If this does resolve your issue, reboot the computer and determine what TSR or screen saver was causing this issue.
Older computers may not have a BIOS that is compatible with any year 2000 dates.
If your computer was manufactured before 1995, we recommended that you contact the manufacturer to determine if the motherboard's BIOS is Y2K compatible.
APM, or Advanced Power Management, can cause issues with the computer keeping time.
If the date has reset to the BIOS manufacturer date, epoch, or a default date such as 1970, 1980, or 1990 it is a good indication that the CMOS battery is failing or is already bad.
Before replacing the battery, set the date and time to the correct values in CMOS setup and save and exit the setup.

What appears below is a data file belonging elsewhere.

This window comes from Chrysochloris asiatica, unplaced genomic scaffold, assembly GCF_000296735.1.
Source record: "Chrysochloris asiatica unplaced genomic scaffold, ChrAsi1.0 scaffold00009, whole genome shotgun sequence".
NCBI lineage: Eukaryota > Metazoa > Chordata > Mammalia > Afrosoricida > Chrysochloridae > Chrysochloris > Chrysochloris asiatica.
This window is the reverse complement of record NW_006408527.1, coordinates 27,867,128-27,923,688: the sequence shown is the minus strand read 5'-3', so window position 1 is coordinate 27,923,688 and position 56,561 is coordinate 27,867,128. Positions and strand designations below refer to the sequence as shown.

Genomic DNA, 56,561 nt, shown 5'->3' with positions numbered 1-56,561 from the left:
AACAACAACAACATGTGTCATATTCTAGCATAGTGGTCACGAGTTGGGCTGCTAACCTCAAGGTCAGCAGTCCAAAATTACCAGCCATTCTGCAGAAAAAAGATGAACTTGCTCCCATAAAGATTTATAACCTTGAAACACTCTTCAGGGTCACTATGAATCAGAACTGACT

If, after saving the values, the date and time are reset when turning your computer off and on, set the values again but this time leave your computer on for 2-3 days without turning it off.
In some cases this can help enable the CMOS battery to retain its settings for longer.
Verify this is not the issue by entering CMOS setup and disabling APM or Power Management.
If this does resolve your issue consult with the motherboard manufacturer or computer manufacturer for a possible BIOS update.
Third-party utilities or programs or screen savers can cause the time to stop or decrease significantly.
If you are running Windows close all screen savers and End Task all TSRs and disable all screen savers to ensure your lost time is not being caused by this issue.